And the next mission plays it straight: a few dozen soldiers charge at a German line of machine guns with the commissars watching from behind and shooting you if you ever move in a direction that leads away from the enemy (even if you try to collect ammo from dead friendlies).
World at War features Commissar Markhov, who mostly yells patriotic/bloodthirsty encouragement through a megaphone, but can occasionally be seen joining the front lines with a submachine gun in hand.
Confessors of Command and Conquer 3 serves as these for Nod. They serve both as intelligence and religious officers, guiding and educating Militants in the field. In-game, Confessors are an upgrade: they increase the Milita squad's effectiveness.
Among character classes in Allods Online, there is both Commissar (Imperial paladin) and Political Officer (Imperial healer). The Empire fuses the imagery of USSR and 19th century Russian Empire.
As mentioned above, Dawn of War commissars are attached to squads in order to ensure that morale and loyalty remain constant. Executing a squad member results in increased firing rate for all nearby squads. Two commissars in the last two expansions are specifically mentioned to be watching the Governor-General for signs of weakening resolve.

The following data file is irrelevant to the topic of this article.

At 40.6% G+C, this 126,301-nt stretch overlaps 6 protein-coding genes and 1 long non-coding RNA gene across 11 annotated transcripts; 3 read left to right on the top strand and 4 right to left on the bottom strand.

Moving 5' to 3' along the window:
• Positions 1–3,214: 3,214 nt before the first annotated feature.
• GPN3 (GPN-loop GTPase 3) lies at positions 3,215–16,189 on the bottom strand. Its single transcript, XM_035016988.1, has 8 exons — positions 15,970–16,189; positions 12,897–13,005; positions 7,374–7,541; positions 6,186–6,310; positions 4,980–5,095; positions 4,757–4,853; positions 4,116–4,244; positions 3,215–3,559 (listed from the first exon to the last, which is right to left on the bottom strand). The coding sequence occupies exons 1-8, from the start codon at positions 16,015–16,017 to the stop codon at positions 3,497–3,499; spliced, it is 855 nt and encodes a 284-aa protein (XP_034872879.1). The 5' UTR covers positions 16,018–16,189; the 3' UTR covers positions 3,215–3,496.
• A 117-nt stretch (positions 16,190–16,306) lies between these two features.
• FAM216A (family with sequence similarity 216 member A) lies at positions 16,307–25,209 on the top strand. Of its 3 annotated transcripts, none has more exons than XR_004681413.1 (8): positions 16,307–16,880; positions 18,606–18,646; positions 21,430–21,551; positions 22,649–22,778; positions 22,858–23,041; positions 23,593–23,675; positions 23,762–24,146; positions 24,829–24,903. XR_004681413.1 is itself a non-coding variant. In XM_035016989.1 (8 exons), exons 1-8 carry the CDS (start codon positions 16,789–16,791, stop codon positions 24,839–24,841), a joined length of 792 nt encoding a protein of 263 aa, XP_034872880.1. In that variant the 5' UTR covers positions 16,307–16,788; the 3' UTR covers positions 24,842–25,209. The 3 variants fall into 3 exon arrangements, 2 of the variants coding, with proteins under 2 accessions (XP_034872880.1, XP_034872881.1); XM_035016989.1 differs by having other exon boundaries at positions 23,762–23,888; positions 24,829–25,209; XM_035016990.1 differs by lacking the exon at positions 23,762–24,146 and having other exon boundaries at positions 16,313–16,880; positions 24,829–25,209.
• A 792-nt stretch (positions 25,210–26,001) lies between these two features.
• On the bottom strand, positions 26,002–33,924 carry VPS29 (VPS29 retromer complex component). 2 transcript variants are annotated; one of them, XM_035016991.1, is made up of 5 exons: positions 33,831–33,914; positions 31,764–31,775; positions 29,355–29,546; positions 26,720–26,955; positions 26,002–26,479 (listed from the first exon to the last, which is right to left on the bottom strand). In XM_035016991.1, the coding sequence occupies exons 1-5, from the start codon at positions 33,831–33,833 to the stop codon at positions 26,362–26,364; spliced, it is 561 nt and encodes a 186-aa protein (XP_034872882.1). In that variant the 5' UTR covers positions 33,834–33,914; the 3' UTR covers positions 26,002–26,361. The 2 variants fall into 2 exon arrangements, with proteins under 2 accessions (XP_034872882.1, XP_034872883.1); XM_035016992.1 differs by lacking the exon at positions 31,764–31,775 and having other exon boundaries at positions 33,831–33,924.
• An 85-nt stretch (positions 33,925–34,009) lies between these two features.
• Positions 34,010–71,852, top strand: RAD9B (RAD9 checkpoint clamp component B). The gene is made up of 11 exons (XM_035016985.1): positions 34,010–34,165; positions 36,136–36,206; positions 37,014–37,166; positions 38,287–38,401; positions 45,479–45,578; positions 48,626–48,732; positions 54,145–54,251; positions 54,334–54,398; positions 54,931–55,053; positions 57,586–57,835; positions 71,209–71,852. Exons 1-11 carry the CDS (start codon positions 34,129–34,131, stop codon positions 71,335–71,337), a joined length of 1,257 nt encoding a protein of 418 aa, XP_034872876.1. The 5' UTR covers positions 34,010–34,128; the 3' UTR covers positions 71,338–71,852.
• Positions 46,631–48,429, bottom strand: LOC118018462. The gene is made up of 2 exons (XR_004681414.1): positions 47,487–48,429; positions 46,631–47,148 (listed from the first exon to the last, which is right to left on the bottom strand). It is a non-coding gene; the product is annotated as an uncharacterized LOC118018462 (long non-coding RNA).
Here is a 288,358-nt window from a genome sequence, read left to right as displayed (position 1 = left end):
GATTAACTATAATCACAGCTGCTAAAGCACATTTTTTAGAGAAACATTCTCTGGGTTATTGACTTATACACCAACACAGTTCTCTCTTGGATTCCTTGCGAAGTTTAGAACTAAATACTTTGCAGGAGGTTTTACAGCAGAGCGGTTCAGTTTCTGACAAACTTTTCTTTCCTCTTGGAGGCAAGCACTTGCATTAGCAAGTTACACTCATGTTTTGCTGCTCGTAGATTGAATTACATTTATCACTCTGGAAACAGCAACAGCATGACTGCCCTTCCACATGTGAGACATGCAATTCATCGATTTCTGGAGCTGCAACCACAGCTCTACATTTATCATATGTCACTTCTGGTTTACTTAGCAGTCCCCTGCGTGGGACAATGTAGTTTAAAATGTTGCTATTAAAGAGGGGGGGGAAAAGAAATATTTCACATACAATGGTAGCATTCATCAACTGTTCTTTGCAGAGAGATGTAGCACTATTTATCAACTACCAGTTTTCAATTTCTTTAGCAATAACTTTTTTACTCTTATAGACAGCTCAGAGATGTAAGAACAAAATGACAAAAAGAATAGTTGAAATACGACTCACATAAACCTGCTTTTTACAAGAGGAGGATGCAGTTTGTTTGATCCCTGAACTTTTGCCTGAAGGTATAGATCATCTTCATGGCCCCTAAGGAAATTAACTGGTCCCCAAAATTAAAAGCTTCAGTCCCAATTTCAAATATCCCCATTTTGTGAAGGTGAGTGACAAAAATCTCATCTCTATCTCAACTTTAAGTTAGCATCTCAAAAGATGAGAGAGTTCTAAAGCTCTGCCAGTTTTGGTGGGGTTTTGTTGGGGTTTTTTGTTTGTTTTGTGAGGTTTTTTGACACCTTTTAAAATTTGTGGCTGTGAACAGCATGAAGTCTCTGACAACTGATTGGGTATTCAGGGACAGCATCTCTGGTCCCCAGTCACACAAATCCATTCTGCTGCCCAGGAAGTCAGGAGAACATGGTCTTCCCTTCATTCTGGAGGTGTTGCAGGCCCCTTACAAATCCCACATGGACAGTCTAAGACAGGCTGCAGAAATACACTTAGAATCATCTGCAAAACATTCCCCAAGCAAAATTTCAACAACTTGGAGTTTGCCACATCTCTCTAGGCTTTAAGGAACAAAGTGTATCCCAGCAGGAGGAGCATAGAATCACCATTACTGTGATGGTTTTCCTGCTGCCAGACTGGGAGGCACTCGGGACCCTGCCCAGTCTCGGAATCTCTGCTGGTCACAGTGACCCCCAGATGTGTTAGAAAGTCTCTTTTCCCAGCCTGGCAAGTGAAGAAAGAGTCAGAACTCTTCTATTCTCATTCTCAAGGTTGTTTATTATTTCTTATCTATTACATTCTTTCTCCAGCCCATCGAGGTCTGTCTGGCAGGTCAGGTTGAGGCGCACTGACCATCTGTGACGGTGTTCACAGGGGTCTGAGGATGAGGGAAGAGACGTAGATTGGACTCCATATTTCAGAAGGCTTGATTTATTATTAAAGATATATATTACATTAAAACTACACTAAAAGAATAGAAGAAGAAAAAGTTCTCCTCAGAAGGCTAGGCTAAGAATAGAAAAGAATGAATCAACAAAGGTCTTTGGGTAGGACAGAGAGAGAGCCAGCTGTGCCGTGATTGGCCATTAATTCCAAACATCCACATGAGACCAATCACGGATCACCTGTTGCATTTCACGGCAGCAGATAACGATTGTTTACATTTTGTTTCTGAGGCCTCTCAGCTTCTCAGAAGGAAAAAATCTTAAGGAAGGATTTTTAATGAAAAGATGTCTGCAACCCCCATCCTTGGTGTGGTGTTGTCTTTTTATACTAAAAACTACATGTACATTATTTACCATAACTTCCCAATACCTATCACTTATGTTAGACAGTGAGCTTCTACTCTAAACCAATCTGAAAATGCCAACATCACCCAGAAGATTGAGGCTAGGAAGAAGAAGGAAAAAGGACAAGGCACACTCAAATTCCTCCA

According to Battalion Wars II's unit dossiers, a Tundran battleship's political officer is also its head cook. Naturally, his having control over the quality of the food means the sailors never step out of line.
While not Games Workshop canon, Commissar Fuklaw◊ epitomizes the "Trigger Happy commissar" character, to the point where he automatically shoots four members of any squad he joins, for the crime of suspected-HERESY! *BLAM!*
Gentlemen, there are two things I will kill a man for: Heresy... But, sir, we were only- * BLAM* ... and interrupting me while I'm speaking. Yes, soldier? Does raising your hand count as interrupting? * BLAM* Yes.
The Civil War-era Red Army is the Trope Codifier for these guys. They also played a large role early during WWII, only to be deactivated in 1942 when a reliable structure of regular commanding officers was finally established. Later the guys were renamed "zampolits" (political assistants) or "politruks" (political guides) and became little more than advisors to commanding officers and lectors on Communism among soldiers. After The Great Politics Mess-Up, they were further nerfed and now are known as "educator officers", completely depoliticized and acting more like army psychologists than anything else.
The "shoot the cowards" function got handed over to the "barrier troops", specially created for the purpose.
Nikolai Popel, who served as the political officer in Mikhail Katukov's First Guards Tank Army was an example of a commissar who represented a personality little known in the West due to a trusting bond with his commanding officer and his competence in battle.
By the time of the Battle of Stalingrad, political officers were much weaker, but remained influential enough to have meaningful impact. Nikita Khrushchev, the chief political commissar during the Battle of Stalingrad comes halfway between Popel and the stereotype of incompetent commissars. While not militarily skilled and not particularly involved in the military aspects of the battle, his political skills contributed substantially to keeping up the morale of both soldiers and civilians. It certainly contributed to his rise as the leader of Soviet Union after the war.